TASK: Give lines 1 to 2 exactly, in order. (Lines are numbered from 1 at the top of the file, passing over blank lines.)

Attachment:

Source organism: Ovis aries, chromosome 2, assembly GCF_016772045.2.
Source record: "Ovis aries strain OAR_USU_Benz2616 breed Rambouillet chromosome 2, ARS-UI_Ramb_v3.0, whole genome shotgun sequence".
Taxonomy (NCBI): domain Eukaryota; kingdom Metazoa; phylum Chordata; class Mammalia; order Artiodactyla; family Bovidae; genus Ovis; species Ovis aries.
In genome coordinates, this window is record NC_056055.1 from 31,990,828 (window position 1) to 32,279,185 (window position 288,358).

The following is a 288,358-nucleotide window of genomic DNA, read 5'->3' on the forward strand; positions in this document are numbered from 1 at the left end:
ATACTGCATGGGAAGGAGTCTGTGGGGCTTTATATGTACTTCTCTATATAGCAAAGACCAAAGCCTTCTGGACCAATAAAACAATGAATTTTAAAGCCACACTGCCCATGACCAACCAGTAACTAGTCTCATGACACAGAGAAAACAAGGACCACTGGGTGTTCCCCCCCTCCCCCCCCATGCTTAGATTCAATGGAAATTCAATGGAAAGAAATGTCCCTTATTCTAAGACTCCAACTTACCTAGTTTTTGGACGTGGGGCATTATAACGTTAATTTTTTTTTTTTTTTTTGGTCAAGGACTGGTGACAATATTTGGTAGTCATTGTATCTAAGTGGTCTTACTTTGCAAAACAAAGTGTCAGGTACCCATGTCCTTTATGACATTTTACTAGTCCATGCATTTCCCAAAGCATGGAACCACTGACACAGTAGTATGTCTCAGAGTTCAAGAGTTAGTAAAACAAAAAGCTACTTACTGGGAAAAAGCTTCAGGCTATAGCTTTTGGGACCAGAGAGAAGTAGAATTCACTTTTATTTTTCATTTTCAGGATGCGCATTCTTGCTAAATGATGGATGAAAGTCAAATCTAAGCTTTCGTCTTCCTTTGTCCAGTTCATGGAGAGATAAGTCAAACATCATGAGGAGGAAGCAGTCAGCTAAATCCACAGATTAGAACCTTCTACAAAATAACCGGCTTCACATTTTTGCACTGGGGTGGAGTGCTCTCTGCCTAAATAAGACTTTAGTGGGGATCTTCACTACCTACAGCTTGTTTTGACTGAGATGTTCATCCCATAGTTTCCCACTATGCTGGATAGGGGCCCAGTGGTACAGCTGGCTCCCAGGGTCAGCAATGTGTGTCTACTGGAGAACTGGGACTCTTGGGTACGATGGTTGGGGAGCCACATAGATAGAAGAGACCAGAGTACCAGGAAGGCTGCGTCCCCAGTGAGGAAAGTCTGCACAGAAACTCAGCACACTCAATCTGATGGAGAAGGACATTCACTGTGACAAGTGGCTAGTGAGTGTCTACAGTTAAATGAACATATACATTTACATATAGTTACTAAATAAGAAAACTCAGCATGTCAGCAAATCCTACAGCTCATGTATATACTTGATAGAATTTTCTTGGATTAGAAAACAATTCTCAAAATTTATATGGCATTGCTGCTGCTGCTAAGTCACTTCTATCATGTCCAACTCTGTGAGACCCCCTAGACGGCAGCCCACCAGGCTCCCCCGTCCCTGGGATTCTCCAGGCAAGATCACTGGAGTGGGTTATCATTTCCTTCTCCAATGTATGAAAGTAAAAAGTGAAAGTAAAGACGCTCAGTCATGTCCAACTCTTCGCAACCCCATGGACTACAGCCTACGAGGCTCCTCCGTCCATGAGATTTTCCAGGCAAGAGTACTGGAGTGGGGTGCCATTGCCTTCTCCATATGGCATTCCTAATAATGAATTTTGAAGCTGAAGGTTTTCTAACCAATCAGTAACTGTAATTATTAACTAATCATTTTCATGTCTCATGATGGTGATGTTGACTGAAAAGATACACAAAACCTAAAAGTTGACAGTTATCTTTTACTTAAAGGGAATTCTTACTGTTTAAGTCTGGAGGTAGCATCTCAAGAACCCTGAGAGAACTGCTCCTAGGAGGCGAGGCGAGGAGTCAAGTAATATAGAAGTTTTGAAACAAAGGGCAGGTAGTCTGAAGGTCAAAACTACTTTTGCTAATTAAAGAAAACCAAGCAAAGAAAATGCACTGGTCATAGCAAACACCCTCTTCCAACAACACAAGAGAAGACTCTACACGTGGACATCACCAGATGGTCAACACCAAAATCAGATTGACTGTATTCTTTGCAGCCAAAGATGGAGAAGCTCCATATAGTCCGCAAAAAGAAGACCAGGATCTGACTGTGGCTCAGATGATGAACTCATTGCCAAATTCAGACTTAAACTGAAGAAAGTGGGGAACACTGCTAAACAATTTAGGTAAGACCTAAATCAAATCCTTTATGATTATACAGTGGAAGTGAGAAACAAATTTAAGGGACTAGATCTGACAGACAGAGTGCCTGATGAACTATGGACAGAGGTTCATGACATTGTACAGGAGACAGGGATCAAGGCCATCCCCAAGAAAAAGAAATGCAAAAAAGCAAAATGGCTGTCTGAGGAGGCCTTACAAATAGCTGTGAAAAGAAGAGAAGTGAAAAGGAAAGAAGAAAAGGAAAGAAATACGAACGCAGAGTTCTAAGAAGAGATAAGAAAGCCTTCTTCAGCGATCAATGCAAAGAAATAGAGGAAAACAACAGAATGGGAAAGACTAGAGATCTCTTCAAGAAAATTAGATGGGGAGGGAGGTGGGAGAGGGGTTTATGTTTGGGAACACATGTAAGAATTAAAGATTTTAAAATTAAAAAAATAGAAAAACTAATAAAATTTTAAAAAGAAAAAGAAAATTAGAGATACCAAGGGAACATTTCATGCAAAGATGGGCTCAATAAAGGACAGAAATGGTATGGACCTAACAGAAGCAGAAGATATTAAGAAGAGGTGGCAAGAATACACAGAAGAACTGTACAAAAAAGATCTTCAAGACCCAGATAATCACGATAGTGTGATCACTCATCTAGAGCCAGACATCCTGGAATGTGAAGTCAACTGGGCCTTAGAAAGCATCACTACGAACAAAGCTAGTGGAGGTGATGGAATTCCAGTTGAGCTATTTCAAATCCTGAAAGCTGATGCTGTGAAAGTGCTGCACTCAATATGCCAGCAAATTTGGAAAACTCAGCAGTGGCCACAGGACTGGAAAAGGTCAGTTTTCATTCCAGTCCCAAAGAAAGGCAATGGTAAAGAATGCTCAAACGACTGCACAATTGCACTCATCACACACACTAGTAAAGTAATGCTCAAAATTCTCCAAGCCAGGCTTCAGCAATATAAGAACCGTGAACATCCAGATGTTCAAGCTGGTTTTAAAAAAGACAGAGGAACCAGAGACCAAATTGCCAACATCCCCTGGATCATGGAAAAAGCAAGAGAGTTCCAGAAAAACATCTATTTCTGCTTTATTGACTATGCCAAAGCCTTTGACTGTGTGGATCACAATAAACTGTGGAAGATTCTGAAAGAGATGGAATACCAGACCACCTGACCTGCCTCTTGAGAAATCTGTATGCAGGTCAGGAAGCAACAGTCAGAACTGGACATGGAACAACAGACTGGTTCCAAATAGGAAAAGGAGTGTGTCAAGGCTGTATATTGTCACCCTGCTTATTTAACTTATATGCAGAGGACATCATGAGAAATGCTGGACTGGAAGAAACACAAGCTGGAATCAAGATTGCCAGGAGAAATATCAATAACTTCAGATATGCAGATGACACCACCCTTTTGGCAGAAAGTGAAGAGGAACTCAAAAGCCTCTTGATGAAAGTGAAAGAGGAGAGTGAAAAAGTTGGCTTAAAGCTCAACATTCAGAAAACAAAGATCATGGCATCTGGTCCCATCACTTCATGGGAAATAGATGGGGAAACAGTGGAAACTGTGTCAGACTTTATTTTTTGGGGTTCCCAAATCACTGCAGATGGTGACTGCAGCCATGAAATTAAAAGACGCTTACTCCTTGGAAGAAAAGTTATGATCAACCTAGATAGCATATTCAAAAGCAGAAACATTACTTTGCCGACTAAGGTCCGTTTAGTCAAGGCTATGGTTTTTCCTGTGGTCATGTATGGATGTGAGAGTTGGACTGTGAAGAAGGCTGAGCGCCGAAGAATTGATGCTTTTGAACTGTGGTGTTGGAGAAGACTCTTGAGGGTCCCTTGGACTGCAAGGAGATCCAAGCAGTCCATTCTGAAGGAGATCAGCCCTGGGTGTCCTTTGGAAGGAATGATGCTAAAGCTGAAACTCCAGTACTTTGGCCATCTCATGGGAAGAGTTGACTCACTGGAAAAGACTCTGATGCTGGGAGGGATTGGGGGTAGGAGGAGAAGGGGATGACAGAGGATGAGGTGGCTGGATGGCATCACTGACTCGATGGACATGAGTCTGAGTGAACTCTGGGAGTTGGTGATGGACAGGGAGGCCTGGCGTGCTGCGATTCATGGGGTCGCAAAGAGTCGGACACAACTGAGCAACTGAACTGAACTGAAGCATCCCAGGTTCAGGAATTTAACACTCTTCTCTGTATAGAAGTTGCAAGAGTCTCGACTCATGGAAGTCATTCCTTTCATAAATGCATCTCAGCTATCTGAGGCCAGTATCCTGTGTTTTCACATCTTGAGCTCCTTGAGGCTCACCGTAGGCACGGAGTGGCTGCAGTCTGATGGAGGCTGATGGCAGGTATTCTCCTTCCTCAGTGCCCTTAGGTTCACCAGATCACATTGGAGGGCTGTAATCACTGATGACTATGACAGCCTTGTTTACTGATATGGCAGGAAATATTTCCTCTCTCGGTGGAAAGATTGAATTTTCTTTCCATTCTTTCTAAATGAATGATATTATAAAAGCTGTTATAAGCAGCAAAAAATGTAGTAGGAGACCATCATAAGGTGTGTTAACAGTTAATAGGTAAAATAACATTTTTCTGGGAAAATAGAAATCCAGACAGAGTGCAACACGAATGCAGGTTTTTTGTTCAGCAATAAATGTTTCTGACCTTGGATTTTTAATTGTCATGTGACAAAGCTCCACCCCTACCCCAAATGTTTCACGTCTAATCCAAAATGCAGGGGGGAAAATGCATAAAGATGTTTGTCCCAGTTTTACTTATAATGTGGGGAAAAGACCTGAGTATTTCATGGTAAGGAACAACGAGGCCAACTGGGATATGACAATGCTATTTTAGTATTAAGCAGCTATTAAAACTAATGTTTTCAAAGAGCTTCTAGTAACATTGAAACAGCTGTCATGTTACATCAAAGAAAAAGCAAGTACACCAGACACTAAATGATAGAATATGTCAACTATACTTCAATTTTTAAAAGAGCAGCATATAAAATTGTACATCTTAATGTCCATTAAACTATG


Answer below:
Source organism: Ovis aries, chromosome 2, assembly GCF_016772045.2.
Source record: "Ovis aries strain OAR_USU_Benz2616 breed Rambouillet chromosome 2, ARS-UI_Ramb_v3.0, whole genome shotgun sequence".